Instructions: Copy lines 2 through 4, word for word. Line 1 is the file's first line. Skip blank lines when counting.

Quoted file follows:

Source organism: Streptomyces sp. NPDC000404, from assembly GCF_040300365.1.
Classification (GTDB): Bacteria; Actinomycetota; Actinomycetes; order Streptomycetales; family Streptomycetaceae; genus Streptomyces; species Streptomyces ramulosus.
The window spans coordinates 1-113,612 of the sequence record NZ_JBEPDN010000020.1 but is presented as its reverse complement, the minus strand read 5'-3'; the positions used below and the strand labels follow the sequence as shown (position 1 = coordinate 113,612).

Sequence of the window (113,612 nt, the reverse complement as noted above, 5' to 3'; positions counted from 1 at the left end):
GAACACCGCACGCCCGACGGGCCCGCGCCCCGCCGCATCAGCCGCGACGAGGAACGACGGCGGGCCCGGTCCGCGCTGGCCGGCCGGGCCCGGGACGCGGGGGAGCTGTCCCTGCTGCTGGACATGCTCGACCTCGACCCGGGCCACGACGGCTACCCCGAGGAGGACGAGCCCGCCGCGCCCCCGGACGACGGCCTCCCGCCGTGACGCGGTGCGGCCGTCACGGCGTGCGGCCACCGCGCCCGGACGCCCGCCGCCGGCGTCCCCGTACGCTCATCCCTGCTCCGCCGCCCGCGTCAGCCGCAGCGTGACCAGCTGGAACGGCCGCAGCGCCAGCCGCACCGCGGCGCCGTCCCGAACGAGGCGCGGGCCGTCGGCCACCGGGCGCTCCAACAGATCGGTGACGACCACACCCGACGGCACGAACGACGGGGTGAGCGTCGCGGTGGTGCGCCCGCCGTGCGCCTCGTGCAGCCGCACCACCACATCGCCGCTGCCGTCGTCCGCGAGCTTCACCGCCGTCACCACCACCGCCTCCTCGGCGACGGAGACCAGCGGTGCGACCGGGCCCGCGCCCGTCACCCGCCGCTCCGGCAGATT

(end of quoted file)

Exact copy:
Classification (GTDB): Bacteria; Actinomycetota; Actinomycetes; order Streptomycetales; family Streptomycetaceae; genus Streptomyces; species Streptomyces ramulosus.
The window spans coordinates 1-113,612 of the sequence record NZ_JBEPDN010000020.1 but is presented as its reverse complement, the minus strand read 5'-3'; the positions used below and the strand labels follow the sequence as shown (position 1 = coordinate 113,612).

Sequence of the window (113,612 nt, the reverse complement as noted above, 5' to 3'; positions counted from 1 at the left end):